Changing Courses: A Conversation with Connie Delaney
Meyer, Jim, Creative Nursing
Jim Meyer talks with Connie Delaney, dean of the University of Minnesota School of Nursing, about what nursing schools-and individual students-need to know and possess to thrive in these changing times.
Jim Meyer: I'd like to start by asking what you feel are the most important things that nursing students of today need to know about the realities of practice that they may not fully appreciate as they enter school.
Connie Delaney : I'll focus on prelicensure first. As students enter the workforce, they need to understand that despite some sectors of the health care economy being up and down at various times, the opportunities for nurses and nursing are basically unlimited and that these opportunities span a lifetime. These opportunities for contributing to the redesign of the health care system and the practice of nursing, as well as knowledge discovery and the teaching of that new knowledge, are basically unlimited.
We have more and more graduates who have degrees in other fields. I constantly reinforce to them the beauty of bringing these diverse areas of knowledge to nursing and the additional value they are bringing to the nursing profession. This diversity of thought is very welcome, and we consequently have an unprecedented opportunity for these new members of our profession to contribute to the expanded breadth as well as depth of nursing.
One of the potential vulnerable views in the education of our new graduates is being so nursing focused that we fail to realize that although that focus is necessary to the growth of our profession, what is of even greater importance is how nursing fits into and contributes to the whole: the health care system, the transformation of it, and how we foster the interprofessional contributions of our colleagues in the care of patients, families, and communities.
Meyer: This issue of Creative Nursing focuses a lot on how we can build better collaborations, though we are trained and retained as individuals. How do you assess and teach the ability to work with other colleagues and various specialties?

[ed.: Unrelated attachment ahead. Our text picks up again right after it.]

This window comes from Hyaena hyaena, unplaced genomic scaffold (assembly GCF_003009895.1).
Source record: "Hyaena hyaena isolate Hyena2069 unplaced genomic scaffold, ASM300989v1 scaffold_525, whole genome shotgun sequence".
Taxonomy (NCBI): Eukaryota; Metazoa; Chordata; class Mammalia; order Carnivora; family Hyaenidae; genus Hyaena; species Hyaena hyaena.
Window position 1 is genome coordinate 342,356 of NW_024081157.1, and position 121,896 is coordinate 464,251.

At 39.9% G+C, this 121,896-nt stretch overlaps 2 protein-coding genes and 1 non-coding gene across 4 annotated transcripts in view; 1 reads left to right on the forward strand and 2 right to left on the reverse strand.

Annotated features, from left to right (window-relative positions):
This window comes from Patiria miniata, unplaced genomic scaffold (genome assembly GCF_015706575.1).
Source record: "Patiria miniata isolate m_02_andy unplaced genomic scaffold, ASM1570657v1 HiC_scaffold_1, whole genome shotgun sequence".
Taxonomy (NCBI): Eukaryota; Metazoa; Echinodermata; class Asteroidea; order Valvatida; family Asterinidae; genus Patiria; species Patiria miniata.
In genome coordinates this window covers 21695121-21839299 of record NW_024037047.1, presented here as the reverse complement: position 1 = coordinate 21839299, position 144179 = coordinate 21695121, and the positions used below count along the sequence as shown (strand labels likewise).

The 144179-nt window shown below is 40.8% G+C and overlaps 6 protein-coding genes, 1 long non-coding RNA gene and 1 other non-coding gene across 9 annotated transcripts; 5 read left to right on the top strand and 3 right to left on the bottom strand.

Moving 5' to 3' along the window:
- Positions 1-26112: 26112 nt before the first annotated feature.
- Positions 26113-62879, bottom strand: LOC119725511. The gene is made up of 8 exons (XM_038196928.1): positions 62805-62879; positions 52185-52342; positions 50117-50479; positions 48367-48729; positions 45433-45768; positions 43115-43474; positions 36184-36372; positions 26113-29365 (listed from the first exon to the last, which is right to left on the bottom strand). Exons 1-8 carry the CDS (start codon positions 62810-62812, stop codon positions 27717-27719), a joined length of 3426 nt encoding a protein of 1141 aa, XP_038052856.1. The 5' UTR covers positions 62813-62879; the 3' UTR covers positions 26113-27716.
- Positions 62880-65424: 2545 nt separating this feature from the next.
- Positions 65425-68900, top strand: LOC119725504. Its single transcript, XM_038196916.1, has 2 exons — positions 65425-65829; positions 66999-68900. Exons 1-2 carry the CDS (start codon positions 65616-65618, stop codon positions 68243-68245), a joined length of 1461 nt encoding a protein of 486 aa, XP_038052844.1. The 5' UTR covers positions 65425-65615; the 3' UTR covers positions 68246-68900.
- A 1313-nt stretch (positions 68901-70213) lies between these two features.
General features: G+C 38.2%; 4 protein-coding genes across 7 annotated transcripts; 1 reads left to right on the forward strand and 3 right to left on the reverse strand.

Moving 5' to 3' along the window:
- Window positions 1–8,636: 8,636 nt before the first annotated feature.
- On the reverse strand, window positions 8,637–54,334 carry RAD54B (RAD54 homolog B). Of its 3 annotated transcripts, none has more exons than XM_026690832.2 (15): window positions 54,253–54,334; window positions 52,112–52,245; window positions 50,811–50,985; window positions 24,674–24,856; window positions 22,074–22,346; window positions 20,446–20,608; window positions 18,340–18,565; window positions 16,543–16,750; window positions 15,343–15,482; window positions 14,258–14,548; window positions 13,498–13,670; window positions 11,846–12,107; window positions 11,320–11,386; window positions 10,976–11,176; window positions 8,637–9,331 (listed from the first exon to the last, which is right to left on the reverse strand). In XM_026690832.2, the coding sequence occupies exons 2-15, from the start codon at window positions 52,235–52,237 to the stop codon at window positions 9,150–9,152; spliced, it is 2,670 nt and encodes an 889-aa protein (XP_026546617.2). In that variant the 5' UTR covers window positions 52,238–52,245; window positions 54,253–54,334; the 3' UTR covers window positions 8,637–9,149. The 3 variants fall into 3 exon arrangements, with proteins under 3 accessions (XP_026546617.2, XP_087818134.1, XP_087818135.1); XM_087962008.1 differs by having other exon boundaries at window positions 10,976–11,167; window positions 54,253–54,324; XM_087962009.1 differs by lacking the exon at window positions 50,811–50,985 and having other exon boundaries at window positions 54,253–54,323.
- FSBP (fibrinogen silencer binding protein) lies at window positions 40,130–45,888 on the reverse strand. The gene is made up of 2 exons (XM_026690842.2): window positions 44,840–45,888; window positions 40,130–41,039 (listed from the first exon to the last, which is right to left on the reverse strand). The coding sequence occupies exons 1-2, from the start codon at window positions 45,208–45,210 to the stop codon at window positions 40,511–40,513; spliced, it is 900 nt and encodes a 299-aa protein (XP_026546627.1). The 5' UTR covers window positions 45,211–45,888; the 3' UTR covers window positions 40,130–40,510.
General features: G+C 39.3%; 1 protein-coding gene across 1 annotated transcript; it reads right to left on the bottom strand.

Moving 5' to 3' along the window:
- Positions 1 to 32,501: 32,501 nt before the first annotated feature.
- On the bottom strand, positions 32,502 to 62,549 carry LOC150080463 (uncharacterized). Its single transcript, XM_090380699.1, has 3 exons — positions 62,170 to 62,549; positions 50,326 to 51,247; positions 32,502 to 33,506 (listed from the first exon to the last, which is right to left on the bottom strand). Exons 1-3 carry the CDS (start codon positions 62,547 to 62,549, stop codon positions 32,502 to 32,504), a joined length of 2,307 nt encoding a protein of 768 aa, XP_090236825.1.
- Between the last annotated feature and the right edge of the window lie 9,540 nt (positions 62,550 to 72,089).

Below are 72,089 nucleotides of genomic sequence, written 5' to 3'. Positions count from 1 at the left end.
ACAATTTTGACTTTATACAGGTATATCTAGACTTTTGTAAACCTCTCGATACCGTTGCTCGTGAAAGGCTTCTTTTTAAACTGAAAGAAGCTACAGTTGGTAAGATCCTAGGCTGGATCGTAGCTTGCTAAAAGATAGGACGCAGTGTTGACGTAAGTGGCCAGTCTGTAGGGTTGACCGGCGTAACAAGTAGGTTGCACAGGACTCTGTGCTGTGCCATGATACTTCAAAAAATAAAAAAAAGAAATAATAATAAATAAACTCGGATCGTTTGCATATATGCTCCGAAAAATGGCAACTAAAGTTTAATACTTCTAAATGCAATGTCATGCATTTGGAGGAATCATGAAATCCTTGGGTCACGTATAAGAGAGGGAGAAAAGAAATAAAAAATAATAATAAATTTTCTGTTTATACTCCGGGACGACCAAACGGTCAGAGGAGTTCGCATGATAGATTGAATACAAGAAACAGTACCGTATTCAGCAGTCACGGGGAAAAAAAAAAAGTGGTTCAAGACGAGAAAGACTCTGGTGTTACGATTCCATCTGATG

Delaney : I appreciate your comment about how we are trained as individuals. At this school, we actually are not. This school has taken a major lead in educating students (whether at the prelicensure, advanced practice, or research level) in the importance of interprofessional teamwork. We are one of the leaders at the University of Minnesota in fostering courses and learning opportunities for interprofessional learning experiences. We off er many opportunities for collaboration in research and scholarship as well as care, within partnerships in the Academic Health Center as well as in multiple health systems.
Meyer: What's the key to doing that successfully?
Delaney : One of the keys to success is having faculty that believe in the importance of teamwork and interprofessional education. In general, today's students are already accustomed to living more as team players and collaborators. When you match that with a faculty that's deeply commi.. ed to interprofessional and teamwork collaboration, you have the perfect synergy.
Meyer: Do you think students of today seem receptive to that approach?
Delaney : Absolutely. Most of our students have grown up that way. They also have life experience to know about systems thinking: that everything and everyone is interrelated and we need to work together.
Meyer: How do you work with colleagues in the industry to accept and assimilate the nurses you graduate?
Delaney : First, our orientation is that there is a synergy among the education, the clinical practice, and the scholarship we do. Each of these segments is interdependent with one another. We share our thoughts, experiences, questions, and issues. For example, medication errors: they occur in the clinical practice area but have a definite relationship to scholarship, research, and the education mission of schools of nursing. …